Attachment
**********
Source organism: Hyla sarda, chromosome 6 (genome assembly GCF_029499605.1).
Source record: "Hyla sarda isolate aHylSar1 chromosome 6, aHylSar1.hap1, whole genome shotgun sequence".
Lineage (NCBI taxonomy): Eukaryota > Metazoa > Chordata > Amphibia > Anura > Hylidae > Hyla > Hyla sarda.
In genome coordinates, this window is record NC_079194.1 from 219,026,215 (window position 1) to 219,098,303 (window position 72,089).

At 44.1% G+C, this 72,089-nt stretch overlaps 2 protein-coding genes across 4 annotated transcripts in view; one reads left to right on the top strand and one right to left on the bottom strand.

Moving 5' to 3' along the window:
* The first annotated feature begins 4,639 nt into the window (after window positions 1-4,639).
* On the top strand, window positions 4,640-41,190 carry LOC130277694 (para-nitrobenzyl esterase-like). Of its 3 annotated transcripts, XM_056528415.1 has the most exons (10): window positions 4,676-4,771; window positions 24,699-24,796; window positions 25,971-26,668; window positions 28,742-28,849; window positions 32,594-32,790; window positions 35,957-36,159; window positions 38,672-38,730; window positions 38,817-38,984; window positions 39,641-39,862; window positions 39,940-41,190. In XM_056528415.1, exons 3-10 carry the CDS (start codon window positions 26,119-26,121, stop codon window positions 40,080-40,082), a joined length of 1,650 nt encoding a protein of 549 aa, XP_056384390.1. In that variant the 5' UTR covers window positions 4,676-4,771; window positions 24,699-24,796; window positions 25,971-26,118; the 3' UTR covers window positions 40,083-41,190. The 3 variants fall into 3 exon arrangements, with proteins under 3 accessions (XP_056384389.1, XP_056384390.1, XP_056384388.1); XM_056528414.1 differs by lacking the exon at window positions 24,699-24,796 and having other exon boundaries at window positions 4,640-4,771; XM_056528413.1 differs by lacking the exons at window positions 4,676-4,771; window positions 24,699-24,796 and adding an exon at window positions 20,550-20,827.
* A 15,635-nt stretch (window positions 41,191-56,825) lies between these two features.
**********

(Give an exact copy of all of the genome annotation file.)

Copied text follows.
Source organism: Hyla sarda, chromosome 6 (genome assembly GCF_029499605.1).
Source record: "Hyla sarda isolate aHylSar1 chromosome 6, aHylSar1.hap1, whole genome shotgun sequence".
Lineage (NCBI taxonomy): Eukaryota > Metazoa > Chordata > Amphibia > Anura > Hylidae > Hyla > Hyla sarda.
In genome coordinates, this window is record NC_079194.1 from 219,026,215 (window position 1) to 219,098,303 (window position 72,089).

At 44.1% G+C, this 72,089-nt stretch overlaps 2 protein-coding genes across 4 annotated transcripts in view; one reads left to right on the top strand and one right to left on the bottom strand.

Moving 5' to 3' along the window:
* The first annotated feature begins 4,639 nt into the window (after window positions 1-4,639).
* On the top strand, window positions 4,640-41,190 carry LOC130277694 (para-nitrobenzyl esterase-like). Of its 3 annotated transcripts, XM_056528415.1 has the most exons (10): window positions 4,676-4,771; window positions 24,699-24,796; window positions 25,971-26,668; window positions 28,742-28,849; window positions 32,594-32,790; window positions 35,957-36,159; window positions 38,672-38,730; window positions 38,817-38,984; window positions 39,641-39,862; window positions 39,940-41,190. In XM_056528415.1, exons 3-10 carry the CDS (start codon window positions 26,119-26,121, stop codon window positions 40,080-40,082), a joined length of 1,650 nt encoding a protein of 549 aa, XP_056384390.1. In that variant the 5' UTR covers window positions 4,676-4,771; window positions 24,699-24,796; window positions 25,971-26,118; the 3' UTR covers window positions 40,083-41,190. The 3 variants fall into 3 exon arrangements, with proteins under 3 accessions (XP_056384389.1, XP_056384390.1, XP_056384388.1); XM_056528414.1 differs by lacking the exon at window positions 24,699-24,796 and having other exon boundaries at window positions 4,640-4,771; XM_056528413.1 differs by lacking the exons at window positions 4,676-4,771; window positions 24,699-24,796 and adding an exon at window positions 20,550-20,827.
* A 15,635-nt stretch (window positions 41,191-56,825) lies between these two features.